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Could this have been an act of sabotage by the outraged burghers of bucolic Stedham, deep in the Sussex countryside?

Splendid isolation in Yorkshire: A creative writing course in the shadow of Sylvia Plath

Last June when I arrived at Lumb Bank, a forbidding granite farmhouse above Hebden Bridge, the house manager Becky didn't take my luggage, but she did take a weight off my shoulders: "There's no television, radio or internet connection here," she mentioned breezily as she showed me to a small, sparse bedroom. It struck me then that a holiday might be as simple as removing the white noise of everyday life for a while. And that, I thought guiltily, includes my two small children whom I had left with my wife. But guilt passes. And in my case, quickly.

Leading article: The lifelong benefits of learning by heart

The lessons that Michael Gove wants young schoolchildren to learn have been understood by poets since the time of Homer. Heightened language, driven by rhyme and rhythm, facilitates memory.

Fretwork/Wilkinson/Courtenay, Kings Place, London

Winter solstice: the longest, darkest night of the year. How better to spend it than with a top soprano, a theatrical knight, and six viols, and where better than in the soft blue gloom of Kings Place? All came with promising baggage: the Fretwork ensemble had just released a remarkable viol-arrangement of Bach's 'Goldberg Variations'; Clare Wilkinson had dazzled us a few days previously with her a cappella exploits with I Fagiolini; and Sir Tom Courtenay – well, we knew where he was coming from. Fretwork would provide instrumental music, Courtenay would give us poems.

The Death of Lomond Friel, By Sue Peebles

Set in the damp Fife countryside, Sue Peebles's suprisingly perky debut, given the subject matter, explores the impact of a father's stroke on his family.

The Blagger's Guide To...The Ted Hughes Award for New Work in Poetry

Life, death, lunch and prisoners in the rain

Paul Vallely: A last letter seared in fierce flames

The newly discovered poem by Ted Hughes on the death of his wife Sylvia Plath is a private, raw affair

The Ted Hughes lost poem: Who wants to live forever?

Last Letter has been revealed, but is it what he would have wanted

John Walsh: Hughes's inner turmoil laid bare

Ted Hughes's poem "Last Letter", newly discovered in the British Library, is a shattering piece of work. Not because it's the first piece of writing in which he addressed the circumstances of Sylvia Plath's suicide. Not because it tracks through the last three days of her unhappy life on earth. Not even because it's a great poem, although it has moments of Parnassian brilliance. What makes it an emotionally draining experience is the tension it embodies, between what the angry, distraught, bewildered husband Ted Hughes wants to say about his wife's final hours, and what the cool, judicious, focused poet Ted Hughes will allow himself to say about them for posterity. Wordsworth said poetry was "emotion recollected in tranquillity". I don't believe I've ever read a poem in which emotion was so obviously recollected in anguish and turmoil, barely contained by the formal requirements of line, sense and rhythm.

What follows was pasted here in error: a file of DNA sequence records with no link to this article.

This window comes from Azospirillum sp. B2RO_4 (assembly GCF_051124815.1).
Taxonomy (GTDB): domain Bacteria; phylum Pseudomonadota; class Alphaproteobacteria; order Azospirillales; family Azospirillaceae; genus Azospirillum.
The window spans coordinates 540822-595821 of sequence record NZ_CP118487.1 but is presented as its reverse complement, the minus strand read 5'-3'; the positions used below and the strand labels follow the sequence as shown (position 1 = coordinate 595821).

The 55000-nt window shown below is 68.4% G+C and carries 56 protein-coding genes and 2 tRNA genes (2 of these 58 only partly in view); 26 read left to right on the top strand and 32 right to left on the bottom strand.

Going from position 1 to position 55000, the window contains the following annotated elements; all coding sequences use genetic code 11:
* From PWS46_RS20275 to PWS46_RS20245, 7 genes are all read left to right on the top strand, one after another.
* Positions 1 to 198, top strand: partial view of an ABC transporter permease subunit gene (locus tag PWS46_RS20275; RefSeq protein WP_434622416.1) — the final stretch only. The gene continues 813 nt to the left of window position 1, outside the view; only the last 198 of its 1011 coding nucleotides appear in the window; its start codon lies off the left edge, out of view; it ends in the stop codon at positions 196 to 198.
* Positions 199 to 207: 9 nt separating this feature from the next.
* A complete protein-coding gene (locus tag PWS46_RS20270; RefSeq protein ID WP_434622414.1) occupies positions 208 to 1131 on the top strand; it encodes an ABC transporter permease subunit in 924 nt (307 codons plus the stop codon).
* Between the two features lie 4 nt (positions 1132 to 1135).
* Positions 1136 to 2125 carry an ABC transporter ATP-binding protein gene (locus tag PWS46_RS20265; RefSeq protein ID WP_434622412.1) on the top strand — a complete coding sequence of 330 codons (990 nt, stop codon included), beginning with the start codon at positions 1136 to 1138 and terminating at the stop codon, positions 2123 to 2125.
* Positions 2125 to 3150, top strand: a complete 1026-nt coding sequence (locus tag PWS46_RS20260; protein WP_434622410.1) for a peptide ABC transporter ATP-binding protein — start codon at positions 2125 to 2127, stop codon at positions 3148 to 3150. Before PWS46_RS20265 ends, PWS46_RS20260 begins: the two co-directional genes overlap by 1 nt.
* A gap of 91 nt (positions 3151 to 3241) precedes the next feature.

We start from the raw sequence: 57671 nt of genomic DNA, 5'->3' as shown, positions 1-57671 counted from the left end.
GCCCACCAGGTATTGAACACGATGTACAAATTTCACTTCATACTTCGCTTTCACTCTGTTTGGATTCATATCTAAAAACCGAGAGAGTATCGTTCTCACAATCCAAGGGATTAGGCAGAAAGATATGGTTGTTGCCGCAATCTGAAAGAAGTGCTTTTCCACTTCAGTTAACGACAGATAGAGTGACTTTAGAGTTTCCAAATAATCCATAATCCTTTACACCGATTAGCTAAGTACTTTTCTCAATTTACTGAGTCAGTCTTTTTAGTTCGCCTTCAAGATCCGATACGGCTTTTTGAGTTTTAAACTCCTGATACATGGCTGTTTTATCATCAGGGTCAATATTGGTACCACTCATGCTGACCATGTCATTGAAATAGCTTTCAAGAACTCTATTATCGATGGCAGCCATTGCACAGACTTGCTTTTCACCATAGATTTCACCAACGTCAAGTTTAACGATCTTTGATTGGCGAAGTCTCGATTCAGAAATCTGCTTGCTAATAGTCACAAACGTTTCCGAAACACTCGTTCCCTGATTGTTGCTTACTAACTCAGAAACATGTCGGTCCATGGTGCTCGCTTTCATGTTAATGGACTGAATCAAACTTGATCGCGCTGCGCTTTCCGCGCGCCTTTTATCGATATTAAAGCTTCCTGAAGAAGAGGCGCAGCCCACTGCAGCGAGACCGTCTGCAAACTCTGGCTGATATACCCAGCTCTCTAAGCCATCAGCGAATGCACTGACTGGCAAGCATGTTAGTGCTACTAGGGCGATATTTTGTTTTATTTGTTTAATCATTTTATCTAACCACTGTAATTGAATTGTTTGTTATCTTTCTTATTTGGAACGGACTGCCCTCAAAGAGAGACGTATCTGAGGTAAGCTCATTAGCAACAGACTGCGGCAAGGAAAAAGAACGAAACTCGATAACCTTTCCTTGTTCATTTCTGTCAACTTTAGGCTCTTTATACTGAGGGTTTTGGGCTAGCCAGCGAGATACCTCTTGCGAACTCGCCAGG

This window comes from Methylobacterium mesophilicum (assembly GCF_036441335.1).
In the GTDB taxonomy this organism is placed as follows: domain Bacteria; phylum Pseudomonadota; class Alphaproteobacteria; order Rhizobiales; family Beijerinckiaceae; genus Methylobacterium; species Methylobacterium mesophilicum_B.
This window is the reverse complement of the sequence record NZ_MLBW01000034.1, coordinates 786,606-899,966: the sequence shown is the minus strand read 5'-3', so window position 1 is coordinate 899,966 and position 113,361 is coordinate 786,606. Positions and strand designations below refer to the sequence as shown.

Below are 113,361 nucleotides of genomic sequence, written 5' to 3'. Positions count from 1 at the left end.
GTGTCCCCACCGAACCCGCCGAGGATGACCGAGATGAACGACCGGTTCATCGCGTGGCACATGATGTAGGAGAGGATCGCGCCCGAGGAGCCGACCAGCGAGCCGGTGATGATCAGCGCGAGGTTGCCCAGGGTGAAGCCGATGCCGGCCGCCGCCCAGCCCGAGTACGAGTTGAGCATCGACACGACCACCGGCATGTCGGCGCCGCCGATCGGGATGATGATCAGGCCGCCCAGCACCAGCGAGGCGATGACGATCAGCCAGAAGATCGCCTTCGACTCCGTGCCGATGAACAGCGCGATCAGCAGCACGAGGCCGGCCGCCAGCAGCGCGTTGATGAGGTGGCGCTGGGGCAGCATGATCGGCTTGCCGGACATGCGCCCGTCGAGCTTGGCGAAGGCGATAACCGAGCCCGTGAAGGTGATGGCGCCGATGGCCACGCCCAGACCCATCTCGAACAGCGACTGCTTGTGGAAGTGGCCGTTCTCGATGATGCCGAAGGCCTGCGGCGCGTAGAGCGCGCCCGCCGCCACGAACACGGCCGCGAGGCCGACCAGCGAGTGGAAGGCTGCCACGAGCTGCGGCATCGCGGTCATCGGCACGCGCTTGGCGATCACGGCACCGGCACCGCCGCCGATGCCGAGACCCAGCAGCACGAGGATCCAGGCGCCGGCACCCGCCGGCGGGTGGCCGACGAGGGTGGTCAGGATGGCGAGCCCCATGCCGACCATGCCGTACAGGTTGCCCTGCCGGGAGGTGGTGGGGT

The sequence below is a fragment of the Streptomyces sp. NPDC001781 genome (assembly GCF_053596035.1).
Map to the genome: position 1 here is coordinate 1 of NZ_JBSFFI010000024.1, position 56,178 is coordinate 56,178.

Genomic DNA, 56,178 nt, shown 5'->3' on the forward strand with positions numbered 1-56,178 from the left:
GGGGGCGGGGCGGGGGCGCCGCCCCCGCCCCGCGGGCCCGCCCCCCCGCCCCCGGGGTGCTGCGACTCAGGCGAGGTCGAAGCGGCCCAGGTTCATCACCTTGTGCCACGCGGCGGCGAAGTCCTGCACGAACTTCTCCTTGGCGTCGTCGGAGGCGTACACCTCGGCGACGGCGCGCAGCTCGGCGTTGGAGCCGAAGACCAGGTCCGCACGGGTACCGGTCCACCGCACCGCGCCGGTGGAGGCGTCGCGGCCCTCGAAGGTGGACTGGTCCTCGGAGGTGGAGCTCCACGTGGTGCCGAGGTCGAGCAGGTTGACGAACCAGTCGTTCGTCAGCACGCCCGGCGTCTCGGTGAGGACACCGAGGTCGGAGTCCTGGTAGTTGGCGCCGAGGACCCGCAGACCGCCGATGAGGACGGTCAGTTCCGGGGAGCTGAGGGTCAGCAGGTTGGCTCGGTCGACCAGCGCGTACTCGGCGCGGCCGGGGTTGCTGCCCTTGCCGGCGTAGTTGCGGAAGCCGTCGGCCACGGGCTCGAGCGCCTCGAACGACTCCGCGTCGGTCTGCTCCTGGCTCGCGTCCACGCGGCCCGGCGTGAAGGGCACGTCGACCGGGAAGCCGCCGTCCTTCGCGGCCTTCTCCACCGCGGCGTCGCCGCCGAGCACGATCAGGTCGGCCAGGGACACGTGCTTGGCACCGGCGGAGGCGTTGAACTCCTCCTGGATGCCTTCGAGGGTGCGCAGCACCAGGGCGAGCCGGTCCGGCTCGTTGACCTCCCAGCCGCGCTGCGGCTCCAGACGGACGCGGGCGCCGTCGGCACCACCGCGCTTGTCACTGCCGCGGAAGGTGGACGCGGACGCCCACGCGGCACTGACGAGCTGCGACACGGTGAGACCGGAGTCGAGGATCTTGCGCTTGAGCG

New Hughes poem tells of Plath death

A previously unpublished poem has been discovered in which the late Poet Laureate Ted Hughes recalls the day in which he is told: "Your wife is dead."

Library purchases letters offering 'real insight' into poet Ted Hughes

Poems and letters written by former Poet Laureate Ted Hughes which have never been seen in public before have been bought by the British Library.

Free Independent Drama: Late poet Ted Hughes is remembered in Dreaming of Foxes

The late poet laureate Ted Hughes would have been 80 this month, and to mark the occasion, The Independent is giving you the chance to listen to and download an exclusive new drama by Made in Manchester/Dark Smile.

Ted Hughes to join literary elite with Poets' Corner memorial

Former Poet Laureate is to be commemorated alongside Chaucer and Shakespeare

I've had the rhyme of my life: Inside a prestigious getaway for 15 Young Poets of the Year

For an indication of the health of British poetry, says Lemn Sissay, look no further than the strength of the entries to young people's competitions. "They're the momentum in a movement," he says – the force against a "competitive note" that has entered the contemporary poetry scene. The 42-year-old performance poet has just completed a week teaching the 15 winners of last year's Foyle Young Poets Award, which drew a record 14,000 entries from all over the world – and, by his reckoning, the future of the art form is very bright indeed.

Boyd Tonkin: Words that allow us to stare grief in the face

In a culture warier than ever of poetry in public places, it looks as if elegies can still take you through the grandest entrances. During the late 1990s, the Whitbread book of the year award (forerunner of the Costas, before beer gave way to coffee) went four times in succession to volumes of verse: two by Seamus Heaney, two by Ted Hughes.

Simon Armitage: 'I'm quite boyish in my outlook'

Simon Armitage, renowned writer, national curriculum fixture, is that rare thing: a poet who admits to a sunny frame of mind
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